BEIRUT: It was a typically cold London day in January earlier this year when, in front of thousands of people demonstrating against the Israeli invasion of the Gaza Strip, British MP George Galloway announced a convoy of aid would be travelling from London to Gaza under the banner "Viva Palestina."
Almost a year later and after two successful convoys, 86 vehicles of all shapes and sizes are currently making their way through Turkey, hoping to deliver humanitarian aid from the British public to the population of the Gaza Strip.
The first Viva Palestina convoy made the journey in March this year, taking a route through North Africa. By its end, the current convoy dubbed "Return to Gaza," will have travelled by land through Europe, crossing the Mediterranean by ferry to Greece. From there it makes its way through Turkey, Syria, Jordan, finally entering Gaza at the Rafah border crossing in Egypt. A second convoy departed from the US on July 4 this year, flying into Cairo to also cross in Rafah.
Viva Palestina organizers aim to highlight the blockade's damaging effect, while delivering much-needed aid to Gazans.
"The people of Gaza are dying because of a siege imposed for no other reason than that, in a free and fair election, they voted for a party that the big powers and the Israelis didn't like. We think that's immoral, so if our government will not do something about it, we will," said Galloway, founder of the campaign.
Following the election of Hamas in 2006, Israel imposed a blockade on Gaza. Only basic humanitarian supplies were allowed to enter the territory, causing a "humanitarian catastrophe" in the words of commissioner general of UNRWA, Karen Abu Zayd. This blockade was tightened following the Israeli invasion in December last year.
The convoy aims to cross into Gaza through the Rafah crossing with Egypt on December 27, the one year anniversary of "Operation Cast Lead." The Israeli military operation, which began with air strikes, caused the death of over 1,400 Palestinians, most of whom were civilians. 13 Israelis were killed during the conflict, including three civilians.
Approximately 260 members of the British public departed with the convoy on December 3, among the volunteers are hairdressers, mechanics, chefs, unemployed and retired, with many more joining along the way.
"We stayed in our cars and tents in car parks, we had a night on a boat and we slept in a sports stadium, who knows where we will stay next," said Joti Brar, a web producer from the United Kingdom taking part in the convoy.
Joti, who decided to take part in the convoy at the last minute, says she was surprised at the generosity of the general public when fundraising for her trip.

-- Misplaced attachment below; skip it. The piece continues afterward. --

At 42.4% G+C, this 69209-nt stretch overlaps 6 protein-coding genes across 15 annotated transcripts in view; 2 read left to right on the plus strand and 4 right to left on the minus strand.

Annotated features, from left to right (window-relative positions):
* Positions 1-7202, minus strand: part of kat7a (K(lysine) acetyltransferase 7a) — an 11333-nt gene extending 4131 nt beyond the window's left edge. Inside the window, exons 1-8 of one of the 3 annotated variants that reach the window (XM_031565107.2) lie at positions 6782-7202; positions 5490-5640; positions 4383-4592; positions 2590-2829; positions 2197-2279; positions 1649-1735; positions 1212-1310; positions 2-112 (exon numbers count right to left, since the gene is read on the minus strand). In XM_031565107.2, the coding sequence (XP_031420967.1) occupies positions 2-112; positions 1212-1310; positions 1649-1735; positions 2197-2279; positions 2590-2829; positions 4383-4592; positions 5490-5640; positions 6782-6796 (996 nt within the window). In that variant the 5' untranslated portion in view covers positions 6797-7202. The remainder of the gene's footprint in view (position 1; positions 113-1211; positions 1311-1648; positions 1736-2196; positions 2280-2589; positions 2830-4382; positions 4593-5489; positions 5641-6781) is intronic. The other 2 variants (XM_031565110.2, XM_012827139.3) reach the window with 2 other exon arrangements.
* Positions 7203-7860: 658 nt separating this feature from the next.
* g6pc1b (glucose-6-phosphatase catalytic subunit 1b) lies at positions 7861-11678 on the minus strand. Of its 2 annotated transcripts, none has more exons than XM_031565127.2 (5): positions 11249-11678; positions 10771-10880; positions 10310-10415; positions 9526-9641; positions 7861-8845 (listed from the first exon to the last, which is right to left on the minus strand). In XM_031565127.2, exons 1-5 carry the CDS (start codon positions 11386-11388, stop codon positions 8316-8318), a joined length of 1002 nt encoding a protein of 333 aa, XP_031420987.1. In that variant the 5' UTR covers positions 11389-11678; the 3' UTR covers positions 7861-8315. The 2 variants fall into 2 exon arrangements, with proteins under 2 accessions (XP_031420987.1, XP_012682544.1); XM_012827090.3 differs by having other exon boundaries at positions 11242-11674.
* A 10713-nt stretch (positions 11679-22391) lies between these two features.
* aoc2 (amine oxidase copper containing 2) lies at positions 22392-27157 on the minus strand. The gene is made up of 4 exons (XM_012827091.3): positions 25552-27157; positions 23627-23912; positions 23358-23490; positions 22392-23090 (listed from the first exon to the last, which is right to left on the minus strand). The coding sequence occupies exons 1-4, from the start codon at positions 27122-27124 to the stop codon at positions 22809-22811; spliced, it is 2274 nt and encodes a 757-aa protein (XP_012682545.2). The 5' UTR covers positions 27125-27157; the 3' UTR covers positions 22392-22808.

"It wasn't only the amount people were giving, what amazed me was the kind of people who were willing to give - non-political people, people who you would never expect. I think a lot of people in Britain have been touched by what happened to the Palestinians, and are very pleased to know they can do something," she said.
The name "Viva Palestina" was inspired by the British "Aid to Spain" movement of the 1930s, where labor organizations sent medical supplies and personnel to Republicans fighting in the Spanish Civil War.
All those taking part have spent the past few weeks fundraising for the voyage, relying on donations from well-wishers to pay for the supplies they have taken with them.
"We brought all sorts of things, mostly medicine and medical supplies. Then there's blankets, clothes, toys for children, pens and pencils. We have brought as much as we can fit into the vehicles. Hopefully what we've brought is things that are useful," said Joti.
Organizers have emphasized that, more than just delivering supplies, the convoy aims to show solidarity with the people of Gaza. On the day of its departure, Galloway spoke of the convoy's "symbolic" and "totemic" value, designed to "inspire public opinion to demand an end to the siege."
However, it is not only public opinion the convoy aims to inspire, says Galloway, but those taking part.
"The chances are that the people taking part have a life changing experience. They go to the Gaza Strip, they see the situation, and they are determined to come back. That is what happened to me. In 1977 I visited Lebanon for the first time, I went to the Palestinian camps there and 35 years later I'm still involved."
There are worries among volunteers as to whether the Egyptian government will allow the convoy to pass into Gaza. Both previous convoys faced problems entering the territory, with the US contingent having to wait 10 days before being allowed to enter.
Organizers and participants alike say they will not return home until they are given permission to deliver the aid.
"We will stay at the border until we are allowed in. The fact that we have come this far shows we are committed," insisted Joti.
Galloway echoed that sentiment, urging the Egyptian government to allow them entry.
"I hope they have no problems. I think it would be a big mistake for the Egyptian government to divert attention from where it should be: on Israel, on the anniversary of its infamous attacks on the Gaza Strip. Who knows, but one lives in hope."
As the third Viva Palestina convoy nears its destination, plans are already afoot for several more.
"Next year we will bring a Viva Palestina Hugo Chavez convoy from Venezuela, maybe one from Iran which we are currently discussing. And people from other countries such as Australia and South Africa are also asking if they can get involved," said Galloway.
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